Applications in computational structural biology: the generation of a protein modelling pipeline and the structural analysis of patient-derived mutations
AuthorsGuzmán-Vega, Francisco J.
AdvisorsArold, Stefan T.
Permanent link to this recordhttp://hdl.handle.net/10754/652872
MetadataShow full item record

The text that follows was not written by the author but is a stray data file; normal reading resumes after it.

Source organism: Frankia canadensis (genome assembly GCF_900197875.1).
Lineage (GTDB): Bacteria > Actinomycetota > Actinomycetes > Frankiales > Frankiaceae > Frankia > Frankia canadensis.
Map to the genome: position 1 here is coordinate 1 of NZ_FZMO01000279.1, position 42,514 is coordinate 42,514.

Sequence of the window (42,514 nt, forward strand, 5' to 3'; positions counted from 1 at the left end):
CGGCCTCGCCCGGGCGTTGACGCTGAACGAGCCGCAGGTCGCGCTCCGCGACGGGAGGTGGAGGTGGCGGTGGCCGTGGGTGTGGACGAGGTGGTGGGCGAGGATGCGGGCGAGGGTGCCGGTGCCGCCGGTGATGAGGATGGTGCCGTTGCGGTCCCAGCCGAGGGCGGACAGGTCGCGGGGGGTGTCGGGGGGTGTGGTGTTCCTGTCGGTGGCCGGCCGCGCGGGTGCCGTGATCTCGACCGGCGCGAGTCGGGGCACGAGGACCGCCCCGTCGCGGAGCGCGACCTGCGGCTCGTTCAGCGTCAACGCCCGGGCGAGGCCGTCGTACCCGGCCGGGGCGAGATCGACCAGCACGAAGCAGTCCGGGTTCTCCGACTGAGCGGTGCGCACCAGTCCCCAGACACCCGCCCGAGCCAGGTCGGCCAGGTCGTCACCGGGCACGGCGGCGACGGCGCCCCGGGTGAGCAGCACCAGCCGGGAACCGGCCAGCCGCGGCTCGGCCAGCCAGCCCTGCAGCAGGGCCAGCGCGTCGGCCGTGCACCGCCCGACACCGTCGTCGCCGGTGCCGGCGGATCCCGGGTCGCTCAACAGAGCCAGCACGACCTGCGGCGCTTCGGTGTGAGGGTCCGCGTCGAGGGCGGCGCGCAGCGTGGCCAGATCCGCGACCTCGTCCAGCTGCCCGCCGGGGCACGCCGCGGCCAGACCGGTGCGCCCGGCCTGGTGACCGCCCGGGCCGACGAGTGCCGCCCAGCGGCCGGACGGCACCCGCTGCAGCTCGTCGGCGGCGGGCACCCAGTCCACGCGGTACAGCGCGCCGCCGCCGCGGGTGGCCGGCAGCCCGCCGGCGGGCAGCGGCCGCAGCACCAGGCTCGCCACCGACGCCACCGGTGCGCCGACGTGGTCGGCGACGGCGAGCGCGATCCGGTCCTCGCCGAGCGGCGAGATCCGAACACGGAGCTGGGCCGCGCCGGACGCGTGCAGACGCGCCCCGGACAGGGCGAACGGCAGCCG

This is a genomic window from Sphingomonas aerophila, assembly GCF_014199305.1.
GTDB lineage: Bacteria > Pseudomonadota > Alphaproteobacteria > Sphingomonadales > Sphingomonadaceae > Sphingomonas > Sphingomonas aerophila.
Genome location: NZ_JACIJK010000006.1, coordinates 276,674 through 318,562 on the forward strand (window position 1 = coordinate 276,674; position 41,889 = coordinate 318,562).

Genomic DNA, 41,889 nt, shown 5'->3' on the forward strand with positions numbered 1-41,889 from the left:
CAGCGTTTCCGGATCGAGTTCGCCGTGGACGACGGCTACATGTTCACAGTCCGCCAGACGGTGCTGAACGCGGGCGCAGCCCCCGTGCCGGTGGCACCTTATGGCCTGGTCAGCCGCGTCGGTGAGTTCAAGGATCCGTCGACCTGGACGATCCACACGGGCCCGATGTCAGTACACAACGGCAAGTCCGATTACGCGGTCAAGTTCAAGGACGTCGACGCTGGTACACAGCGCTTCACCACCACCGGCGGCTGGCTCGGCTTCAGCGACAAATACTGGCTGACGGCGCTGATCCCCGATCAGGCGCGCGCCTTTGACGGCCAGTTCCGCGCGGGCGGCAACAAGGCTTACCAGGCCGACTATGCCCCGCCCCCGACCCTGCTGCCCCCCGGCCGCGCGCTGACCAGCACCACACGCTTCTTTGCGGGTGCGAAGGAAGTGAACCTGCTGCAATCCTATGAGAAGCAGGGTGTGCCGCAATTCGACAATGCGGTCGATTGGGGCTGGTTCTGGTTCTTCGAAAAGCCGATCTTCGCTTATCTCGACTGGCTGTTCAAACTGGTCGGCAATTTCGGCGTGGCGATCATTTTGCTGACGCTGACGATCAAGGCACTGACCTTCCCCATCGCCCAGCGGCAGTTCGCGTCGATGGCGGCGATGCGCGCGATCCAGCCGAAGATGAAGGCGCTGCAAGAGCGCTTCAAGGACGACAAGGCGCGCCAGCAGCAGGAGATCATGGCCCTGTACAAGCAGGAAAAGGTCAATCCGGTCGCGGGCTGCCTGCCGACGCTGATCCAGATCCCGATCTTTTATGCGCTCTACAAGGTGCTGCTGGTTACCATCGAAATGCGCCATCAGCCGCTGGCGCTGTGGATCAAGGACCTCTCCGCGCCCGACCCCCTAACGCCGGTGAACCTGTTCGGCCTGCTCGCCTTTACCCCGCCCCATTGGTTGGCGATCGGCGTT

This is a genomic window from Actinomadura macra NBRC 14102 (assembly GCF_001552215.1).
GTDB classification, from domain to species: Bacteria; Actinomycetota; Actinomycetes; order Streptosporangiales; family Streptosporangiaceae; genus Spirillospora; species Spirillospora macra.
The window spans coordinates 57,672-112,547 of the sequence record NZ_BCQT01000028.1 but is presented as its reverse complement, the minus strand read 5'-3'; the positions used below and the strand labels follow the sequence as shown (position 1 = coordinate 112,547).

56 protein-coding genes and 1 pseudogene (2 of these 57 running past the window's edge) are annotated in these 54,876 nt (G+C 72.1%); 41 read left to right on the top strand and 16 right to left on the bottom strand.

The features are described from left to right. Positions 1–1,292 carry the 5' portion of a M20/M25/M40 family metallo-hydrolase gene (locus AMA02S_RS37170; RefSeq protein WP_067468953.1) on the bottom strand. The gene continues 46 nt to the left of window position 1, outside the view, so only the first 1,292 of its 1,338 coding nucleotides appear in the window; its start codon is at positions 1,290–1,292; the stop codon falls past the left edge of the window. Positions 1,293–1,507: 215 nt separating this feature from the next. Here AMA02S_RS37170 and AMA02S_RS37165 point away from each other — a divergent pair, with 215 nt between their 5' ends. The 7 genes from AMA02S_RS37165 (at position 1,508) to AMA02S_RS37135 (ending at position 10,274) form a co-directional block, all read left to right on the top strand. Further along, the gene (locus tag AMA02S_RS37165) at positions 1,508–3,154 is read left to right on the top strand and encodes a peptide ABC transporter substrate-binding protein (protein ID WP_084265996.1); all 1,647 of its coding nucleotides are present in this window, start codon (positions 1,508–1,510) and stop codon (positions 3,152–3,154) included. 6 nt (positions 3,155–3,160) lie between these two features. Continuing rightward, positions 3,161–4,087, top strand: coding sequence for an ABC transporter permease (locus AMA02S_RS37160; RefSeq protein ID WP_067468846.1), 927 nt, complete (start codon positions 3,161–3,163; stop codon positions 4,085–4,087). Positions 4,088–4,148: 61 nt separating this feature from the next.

AbstractBesides helping us advance the understanding of the physicochemical principles governing the three-dimensional folding of proteins and their mechanisms of action, the ability to build, evaluate, and optimize reliable 3D protein models has provided valuable tools for the development of different applications in the fields of biotechnology, medicine, and synthetic biology. The development of automated algorithms has made many of the current methodologies for protein modelling and visualization available to researchers from all backgrounds, without the need to be familiarized with the inner workings of their statistical and biophysical principles. However, there is still a lack in some areas where the learning curves are too steep for the methods to be widely used by the average non-programmer molecular biologist, or the implementation of the methods lacks key features to improve the interpretability and impact of their results. Throughout this work, I will focus on two different applications in the field of structural biology where computational methods provide useful tools to aid in synthetic biology or medical research. The first application is the implementation of a pipeline to build models of protein complexes by joining structured domains with disordered linkers, in individual or multiple chains, and with the possibility of building symmetric structures. Its capabilities and performance for the generation of complex constructs are evaluated, and possible areas of improvement described. The second application, but not less important, involves the structural analysis of patient-derived protein mutants using protein modelling techniques and visualization tools, to elucidate the potential molecular basis for the patient’s phenotype. The methodology for these analyses is described, along with the results and observations from 22 such cases in 13 different proteins. Finally, the need for a dedicated pipeline for the structure-based prediction of the effect of different types of mutations on the stability and function of proteins, complementary to available sequence-based approaches, is highlighted.